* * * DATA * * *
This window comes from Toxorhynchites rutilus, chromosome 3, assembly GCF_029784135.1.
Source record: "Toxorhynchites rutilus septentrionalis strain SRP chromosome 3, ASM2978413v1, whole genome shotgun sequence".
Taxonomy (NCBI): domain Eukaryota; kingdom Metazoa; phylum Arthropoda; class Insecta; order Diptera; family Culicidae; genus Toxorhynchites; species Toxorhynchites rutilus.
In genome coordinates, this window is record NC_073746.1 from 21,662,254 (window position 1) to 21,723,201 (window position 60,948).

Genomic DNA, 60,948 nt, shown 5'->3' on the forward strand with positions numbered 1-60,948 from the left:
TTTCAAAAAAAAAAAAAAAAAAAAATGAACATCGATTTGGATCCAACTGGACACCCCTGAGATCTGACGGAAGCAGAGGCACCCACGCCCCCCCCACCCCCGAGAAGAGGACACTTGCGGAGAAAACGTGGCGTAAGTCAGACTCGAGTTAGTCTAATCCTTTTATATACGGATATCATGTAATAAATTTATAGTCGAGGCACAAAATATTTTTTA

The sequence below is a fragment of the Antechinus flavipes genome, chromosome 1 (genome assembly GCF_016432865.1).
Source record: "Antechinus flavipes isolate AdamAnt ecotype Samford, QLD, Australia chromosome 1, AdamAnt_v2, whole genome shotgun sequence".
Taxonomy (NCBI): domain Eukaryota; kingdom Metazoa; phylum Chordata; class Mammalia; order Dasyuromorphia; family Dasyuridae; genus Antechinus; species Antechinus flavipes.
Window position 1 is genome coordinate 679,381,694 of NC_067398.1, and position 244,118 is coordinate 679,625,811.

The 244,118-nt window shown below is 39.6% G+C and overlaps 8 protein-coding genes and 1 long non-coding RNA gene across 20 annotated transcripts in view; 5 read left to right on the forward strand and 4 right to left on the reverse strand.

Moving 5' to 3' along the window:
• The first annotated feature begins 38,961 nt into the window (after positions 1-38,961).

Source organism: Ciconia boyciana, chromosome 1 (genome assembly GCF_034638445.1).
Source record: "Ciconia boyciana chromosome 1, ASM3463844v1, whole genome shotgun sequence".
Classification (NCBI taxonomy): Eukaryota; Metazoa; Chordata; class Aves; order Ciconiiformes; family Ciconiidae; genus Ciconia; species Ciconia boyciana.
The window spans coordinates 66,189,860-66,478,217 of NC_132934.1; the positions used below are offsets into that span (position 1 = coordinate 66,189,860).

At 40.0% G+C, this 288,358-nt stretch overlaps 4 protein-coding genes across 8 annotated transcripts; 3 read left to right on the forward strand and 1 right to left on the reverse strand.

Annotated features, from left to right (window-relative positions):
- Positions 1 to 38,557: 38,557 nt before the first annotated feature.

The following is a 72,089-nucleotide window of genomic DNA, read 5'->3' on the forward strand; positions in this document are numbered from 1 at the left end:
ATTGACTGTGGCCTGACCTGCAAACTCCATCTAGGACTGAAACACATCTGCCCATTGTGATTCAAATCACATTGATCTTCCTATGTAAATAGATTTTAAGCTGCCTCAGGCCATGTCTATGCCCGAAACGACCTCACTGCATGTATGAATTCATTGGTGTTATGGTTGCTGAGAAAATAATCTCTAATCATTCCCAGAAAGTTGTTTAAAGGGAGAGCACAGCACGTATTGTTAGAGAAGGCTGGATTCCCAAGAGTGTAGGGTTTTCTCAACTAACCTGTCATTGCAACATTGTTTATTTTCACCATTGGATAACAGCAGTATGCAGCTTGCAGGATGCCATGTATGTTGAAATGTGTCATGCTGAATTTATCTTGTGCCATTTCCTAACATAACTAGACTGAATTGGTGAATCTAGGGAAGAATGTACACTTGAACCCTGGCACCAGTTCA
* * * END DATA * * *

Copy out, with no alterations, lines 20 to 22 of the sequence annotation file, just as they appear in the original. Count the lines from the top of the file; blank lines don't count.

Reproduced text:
- Positions 1 to 38,557: 38,557 nt before the first annotated feature.

The following is a 72,089-nucleotide window of genomic DNA, read 5'->3' on the forward strand; positions in this document are numbered from 1 at the left end:
ATTGACTGTGGCCTGACCTGCAAACTCCATCTAGGACTGAAACACATCTGCCCATTGTGATTCAAATCACATTGATCTTCCTATGTAAATAGATTTTAAGCTGCCTCAGGCCATGTCTATGCCCGAAACGACCTCACTGCATGTATGAATTCATTGGTGTTATGGTTGCTGAGAAAATAATCTCTAATCATTCCCAGAAAGTTGTTTAAAGGGAGAGCACAGCACGTATTGTTAGAGAAGGCTGGATTCCCAAGAGTGTAGGGTTTTCTCAACTAACCTGTCATTGCAACATTGTTTATTTTCACCATTGGATAACAGCAGTATGCAGCTTGCAGGATGCCATGTATGTTGAAATGTGTCATGCTGAATTTATCTTGTGCCATTTCCTAACATAACTAGACTGAATTGGTGAATCTAGGGAAGAATGTACACTTGAACCCTGGCACCAGTTCA